Ramadan: Recognizing the Traps (8)

InshaAllah we have no doubts and follow the Quran and Sunnah alone without any extra stuff added. We’re staying away from the major sins, trying to avoid minor sins, staying away from the disliked as much as possible, and not getting so serious into the permissible stuff that it interferes with our worship or living. After all that, you better believe the accursed Satan is still trying to get us.And he does so, as always, though the whispers he and his little nasty buddies mutter into our chests in an attempt to just ever so slightly tweak our hearts and convince us to choose the lesser of two goods.

The lesser of two goods? Absolutely. While Allah azza wa jall wants ease for us, we’re also supposed to work for it, and always choosing the easy way isn’t the best course of action.

This Ramadan, Ustadh Nouman Ali Kahn gives a lecture on a few ayat from Surat al Baqarah for an hour right after Isha’a at the new Bayyinah campus that’s right down the road, and streamed live online at Bayyinah.org.

This Ramada, as every other Ramadan, the masjid that I walk to for prayers less often than I should offers tarawih prayers, 8 or 20 rakats—depending on your school of thought—right after the Isha’a prayer.

Decisions, decisions.

At one, I can stand in worship of my Lord for an hour or so with 1000 or so other brothers and sisters. Sure, I’ll understand very little of what is read, but InshaAllah, I’ll catch more this year than I did last year.

At the other, I can watch from the comfort of my own home, from the sofa with my feet propped up and a cold glass of water in hand, and I’ll can understand most every word and learn some lessons from Allah’s book. If I pay attention, I’ll also have the opportunity to pick up some grammar and vocabulary.

At one, I’ll have to sit through an unknown number of fundraisers between the 4th and 5th rakat. This is very annoying, especially on weekend nights, when the fundraisers drag on for a half hour or hour or more. And I get to try to fight my way through the crowd of people who plan to stay for 20 rakat really quickly, because, while they do change imams, there is scarcely a pause between the 8th and 9th rakat, and my movements—and those of several hundred other brothers who don’t follow the minority 20 rakat opinion—cause the brother beside and behind me to have to rush forward and complete the front lines, thus potentially missing the 9th rakat.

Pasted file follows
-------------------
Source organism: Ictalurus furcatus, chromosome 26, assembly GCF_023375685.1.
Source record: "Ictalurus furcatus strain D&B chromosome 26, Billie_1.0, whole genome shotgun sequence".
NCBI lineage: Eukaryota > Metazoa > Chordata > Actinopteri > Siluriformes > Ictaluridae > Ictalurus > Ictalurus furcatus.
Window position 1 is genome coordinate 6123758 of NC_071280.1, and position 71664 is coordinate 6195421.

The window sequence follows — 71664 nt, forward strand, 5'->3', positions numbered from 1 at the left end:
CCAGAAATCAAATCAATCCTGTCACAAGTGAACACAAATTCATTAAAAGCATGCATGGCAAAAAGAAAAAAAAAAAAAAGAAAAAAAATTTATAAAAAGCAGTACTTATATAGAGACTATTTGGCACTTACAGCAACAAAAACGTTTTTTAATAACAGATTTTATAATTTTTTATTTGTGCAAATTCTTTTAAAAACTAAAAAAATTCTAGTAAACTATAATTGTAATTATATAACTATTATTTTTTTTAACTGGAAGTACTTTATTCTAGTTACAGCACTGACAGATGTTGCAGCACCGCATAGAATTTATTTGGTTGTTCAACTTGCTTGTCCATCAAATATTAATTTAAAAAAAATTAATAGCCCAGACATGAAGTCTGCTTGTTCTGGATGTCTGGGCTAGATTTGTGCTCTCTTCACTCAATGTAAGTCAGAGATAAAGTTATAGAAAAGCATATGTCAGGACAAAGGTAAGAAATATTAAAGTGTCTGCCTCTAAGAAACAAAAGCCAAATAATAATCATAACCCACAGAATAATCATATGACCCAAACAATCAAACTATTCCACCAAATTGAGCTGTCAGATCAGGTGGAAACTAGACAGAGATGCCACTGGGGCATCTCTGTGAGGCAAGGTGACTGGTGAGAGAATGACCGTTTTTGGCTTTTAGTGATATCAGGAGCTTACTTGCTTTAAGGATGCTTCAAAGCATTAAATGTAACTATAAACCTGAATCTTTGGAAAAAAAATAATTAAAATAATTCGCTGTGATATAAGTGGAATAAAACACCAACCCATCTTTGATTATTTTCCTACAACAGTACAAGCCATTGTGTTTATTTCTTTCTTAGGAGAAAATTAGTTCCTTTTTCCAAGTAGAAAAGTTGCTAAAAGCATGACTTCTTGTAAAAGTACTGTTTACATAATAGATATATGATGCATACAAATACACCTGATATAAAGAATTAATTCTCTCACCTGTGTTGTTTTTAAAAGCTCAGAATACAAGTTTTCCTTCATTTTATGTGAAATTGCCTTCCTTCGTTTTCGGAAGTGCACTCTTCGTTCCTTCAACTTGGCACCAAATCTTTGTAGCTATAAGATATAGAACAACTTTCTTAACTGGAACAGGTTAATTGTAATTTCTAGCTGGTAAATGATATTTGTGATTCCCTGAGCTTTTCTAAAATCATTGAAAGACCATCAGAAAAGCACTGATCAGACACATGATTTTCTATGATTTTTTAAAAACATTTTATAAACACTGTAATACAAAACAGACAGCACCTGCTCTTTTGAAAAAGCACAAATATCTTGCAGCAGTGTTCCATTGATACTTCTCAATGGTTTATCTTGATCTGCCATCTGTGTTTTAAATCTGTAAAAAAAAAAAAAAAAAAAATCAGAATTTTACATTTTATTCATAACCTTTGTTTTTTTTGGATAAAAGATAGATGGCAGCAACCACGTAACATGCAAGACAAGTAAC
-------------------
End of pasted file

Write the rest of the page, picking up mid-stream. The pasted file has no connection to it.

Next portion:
At the other, I may need to deal with some lag, and there may be other technological issues, and it’s mediated by technology, and there’s no extra salat.

Sadly, it was not a tough choice for me, and I’ve been happily enjoying brother Nouman’s excellent lectures every night from the comfort of my own home, with my wife often by my side, and a cool glass of water and maybe a snack nearby, and I understand most every word.

May Allah guide me to better action, and give me the strength, patience, and will to deal with the annoyances that go along with participating in groups. Audhu Billah.

Scholars, Imams, and other Muslim speakers often describe large gatherings of Muslims—from the weekly Jumma (Friday) salat on Fridays and the special Eid prayers, to tarawih prayers during Ramadan, Umrah and Hajj—as sorts of rehearsals for Judgement Day, when all of humanity, from all time, will be gathered together awaiting Allah’s judgement.

Al Kahf, 46-47

وَيَوْمَ نُسَيِّرُ الْجِبَالَ وَتَرَى الْأَرْضَ بَارِزَةً وَحَشَرْنَاهُمْ فَلَمْ نُغَادِرْ مِنْهُمْ أَحَدًا

وَعُرِضُوا عَلَىٰ رَبِّكَ صَفًّا لَّقَدْ جِئْتُمُونَا كَمَا خَلَقْنَاكُمْ أَوَّلَ مَرَّةٍ ۚ بَلْ زَعَمْتُمْ أَلَّن نَّجْعَلَ لَكُم

And [warn of] the Day when We will remove the mountains and you will see the earth prominent, and We will gather them and not leave behind from them anyone. And they will be presented before your Lord in rows, [and He will say], “You have certainly come to Us just as We created you the first time. But you claimed that We would never make for you an appointment.”